Why Washington can’t have an honest debate about inflation
The political conversation about inflation, however, is not very good. In fact, it’s largely a charade, with enough artifice to go around among all the actors involved.
Those dramatic allegations have placed the GOP in a strong position for midterm election gains this fall. But on the merits, they omit lots of contradictory evidence.
The resulting inflation has indisputably produced economic pain for millions of families, eroding the buying power of higher paychecks. At the same time, they have not been “crushed” badly enough to prevent them from spending at a steady pace.
That’s because families up and down the income scale, thanks to Covid relief checks, generally still have more money than before the pandemic; in the lingo of economic analysts, “household balance sheets” still have “excess savings.” Unemployment has fallen back below 4%.
“The excess saving has been enough to cushion the impact of declining real wages on spending, even for lower-income households,” says Moody’s chief economist, Mark Zandi. “American households are for the most part in a good financial place.”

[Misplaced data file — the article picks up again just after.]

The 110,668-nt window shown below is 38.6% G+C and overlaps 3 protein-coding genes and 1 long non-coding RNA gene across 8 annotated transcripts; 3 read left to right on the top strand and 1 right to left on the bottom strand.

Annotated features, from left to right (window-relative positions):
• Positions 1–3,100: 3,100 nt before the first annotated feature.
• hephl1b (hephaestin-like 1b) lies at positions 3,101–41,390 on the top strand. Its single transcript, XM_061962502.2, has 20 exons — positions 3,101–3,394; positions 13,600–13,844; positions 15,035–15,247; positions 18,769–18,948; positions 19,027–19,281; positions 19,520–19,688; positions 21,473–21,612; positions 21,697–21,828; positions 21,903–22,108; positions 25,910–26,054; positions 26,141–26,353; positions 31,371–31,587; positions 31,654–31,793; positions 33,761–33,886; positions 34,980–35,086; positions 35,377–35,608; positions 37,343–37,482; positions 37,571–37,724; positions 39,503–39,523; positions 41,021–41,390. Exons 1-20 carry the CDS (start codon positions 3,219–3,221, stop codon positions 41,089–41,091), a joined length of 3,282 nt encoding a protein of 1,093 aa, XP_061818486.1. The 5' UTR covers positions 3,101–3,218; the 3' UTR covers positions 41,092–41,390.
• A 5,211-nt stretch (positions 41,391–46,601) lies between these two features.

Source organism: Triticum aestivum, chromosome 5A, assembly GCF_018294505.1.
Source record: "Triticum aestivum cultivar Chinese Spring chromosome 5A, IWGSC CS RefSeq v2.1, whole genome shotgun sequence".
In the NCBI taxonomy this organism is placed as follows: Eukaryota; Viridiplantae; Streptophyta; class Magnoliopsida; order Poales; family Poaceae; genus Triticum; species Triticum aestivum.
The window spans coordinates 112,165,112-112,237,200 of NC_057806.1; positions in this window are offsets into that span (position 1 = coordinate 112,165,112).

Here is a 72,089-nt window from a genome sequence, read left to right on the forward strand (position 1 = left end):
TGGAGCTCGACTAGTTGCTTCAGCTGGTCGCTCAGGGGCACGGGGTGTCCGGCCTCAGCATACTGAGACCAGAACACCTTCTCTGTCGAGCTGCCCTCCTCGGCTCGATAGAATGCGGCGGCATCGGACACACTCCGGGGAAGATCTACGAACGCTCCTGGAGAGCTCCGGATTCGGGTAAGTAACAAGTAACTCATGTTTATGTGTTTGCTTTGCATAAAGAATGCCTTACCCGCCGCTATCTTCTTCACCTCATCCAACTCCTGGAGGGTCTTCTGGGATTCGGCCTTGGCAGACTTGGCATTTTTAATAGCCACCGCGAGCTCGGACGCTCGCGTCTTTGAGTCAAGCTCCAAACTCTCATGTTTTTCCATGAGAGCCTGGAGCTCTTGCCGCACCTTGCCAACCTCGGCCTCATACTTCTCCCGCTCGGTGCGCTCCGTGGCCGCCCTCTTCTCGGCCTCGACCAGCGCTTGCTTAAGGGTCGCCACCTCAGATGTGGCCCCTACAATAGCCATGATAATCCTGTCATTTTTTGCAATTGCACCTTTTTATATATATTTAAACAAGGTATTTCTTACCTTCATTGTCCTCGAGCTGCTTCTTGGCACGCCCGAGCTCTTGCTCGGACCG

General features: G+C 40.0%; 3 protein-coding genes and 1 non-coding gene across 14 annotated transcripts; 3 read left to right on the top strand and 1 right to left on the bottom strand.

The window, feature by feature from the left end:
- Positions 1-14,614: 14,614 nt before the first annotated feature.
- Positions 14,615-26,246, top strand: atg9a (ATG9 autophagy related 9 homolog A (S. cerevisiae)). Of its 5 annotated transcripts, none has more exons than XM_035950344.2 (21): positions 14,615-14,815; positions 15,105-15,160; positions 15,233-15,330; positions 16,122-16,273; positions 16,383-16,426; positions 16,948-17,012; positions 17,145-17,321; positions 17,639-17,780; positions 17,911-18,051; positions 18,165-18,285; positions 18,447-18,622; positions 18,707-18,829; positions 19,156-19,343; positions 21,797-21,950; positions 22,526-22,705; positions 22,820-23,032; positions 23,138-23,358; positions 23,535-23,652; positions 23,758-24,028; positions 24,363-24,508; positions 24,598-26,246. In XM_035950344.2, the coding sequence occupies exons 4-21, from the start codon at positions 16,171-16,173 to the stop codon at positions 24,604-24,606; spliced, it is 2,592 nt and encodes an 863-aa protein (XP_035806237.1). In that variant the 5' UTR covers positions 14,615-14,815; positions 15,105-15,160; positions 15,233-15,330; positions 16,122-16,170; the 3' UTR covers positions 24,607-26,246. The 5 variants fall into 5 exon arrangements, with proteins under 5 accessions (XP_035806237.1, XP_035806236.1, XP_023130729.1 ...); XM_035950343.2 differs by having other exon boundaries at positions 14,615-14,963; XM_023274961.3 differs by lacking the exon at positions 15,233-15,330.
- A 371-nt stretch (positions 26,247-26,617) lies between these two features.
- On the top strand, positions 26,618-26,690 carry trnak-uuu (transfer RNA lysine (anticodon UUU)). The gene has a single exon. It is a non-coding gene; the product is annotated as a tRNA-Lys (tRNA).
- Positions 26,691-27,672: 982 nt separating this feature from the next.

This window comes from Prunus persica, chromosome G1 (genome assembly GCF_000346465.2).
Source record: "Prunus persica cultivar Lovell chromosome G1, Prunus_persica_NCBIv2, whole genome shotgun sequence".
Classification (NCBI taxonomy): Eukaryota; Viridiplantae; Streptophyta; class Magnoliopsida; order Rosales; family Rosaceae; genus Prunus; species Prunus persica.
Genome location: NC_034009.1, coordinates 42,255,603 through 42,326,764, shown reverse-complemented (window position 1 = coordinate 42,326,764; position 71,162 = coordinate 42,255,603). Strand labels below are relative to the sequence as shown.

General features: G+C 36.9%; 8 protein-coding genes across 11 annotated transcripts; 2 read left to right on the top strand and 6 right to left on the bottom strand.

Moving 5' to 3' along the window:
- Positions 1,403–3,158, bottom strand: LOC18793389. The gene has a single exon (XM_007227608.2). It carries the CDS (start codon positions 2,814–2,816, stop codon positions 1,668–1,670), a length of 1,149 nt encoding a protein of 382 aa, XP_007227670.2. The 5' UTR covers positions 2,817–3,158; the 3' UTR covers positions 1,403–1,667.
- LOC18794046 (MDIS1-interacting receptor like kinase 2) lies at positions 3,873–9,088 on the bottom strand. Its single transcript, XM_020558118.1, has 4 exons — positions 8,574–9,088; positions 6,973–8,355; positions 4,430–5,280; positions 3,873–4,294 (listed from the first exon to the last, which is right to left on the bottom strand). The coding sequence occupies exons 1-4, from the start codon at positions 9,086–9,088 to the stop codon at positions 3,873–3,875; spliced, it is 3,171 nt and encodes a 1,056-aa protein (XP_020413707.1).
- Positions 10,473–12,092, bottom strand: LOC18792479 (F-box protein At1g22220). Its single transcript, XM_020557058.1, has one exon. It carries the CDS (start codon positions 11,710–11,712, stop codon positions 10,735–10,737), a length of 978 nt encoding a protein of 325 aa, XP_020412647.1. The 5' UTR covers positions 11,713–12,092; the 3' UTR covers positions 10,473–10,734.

The Biden White House was hardly alone last year in believing inflation would be short-lived. So did the Federal Reserve, the government agency responsible for monitoring and controlling inflation through stewardship of monetary policy.
The media’s role is always to hold government accountable. But the unelected, comparatively obscure Fed doesn’t hold daily press briefings.
The White House, home to the most visible public official of all, does. So reporters continually question the President about solutions to rising prices, even though, in a free-market economy, no White House has much power to bring them down.
The President’s role is to answer the questions. For unhappy voters, “not much I can do” doesn’t cut it.
Presidents feel special pressure to provide an answer on rising gas prices. Rising numbers on posted signs at the pump — determined by supply and demand for oil — make voters especially irate.
While the inflation debate may be largely phony, it is not entirely phony. Presidential policies can make inflation worse.
Presidents can also temper inflation, if only on the margins. Administration efforts to ease price pressures by helping smooth out supply chains help a little. So does the record release of oil from the Strategic Petroleum Reserve.
The Fed chairman he inherited was Jerome Powell, a Republican appointed to that post by Trump. President Barack Obama had first tapped Powell for the Fed board in 2011.
Late last year, Biden decided to keep Trump’s chairman in place. On May 12, 80 of 100 senators — including overwhelming majorities of Republicans and Democrats alike — voted to confirm the President’s choice.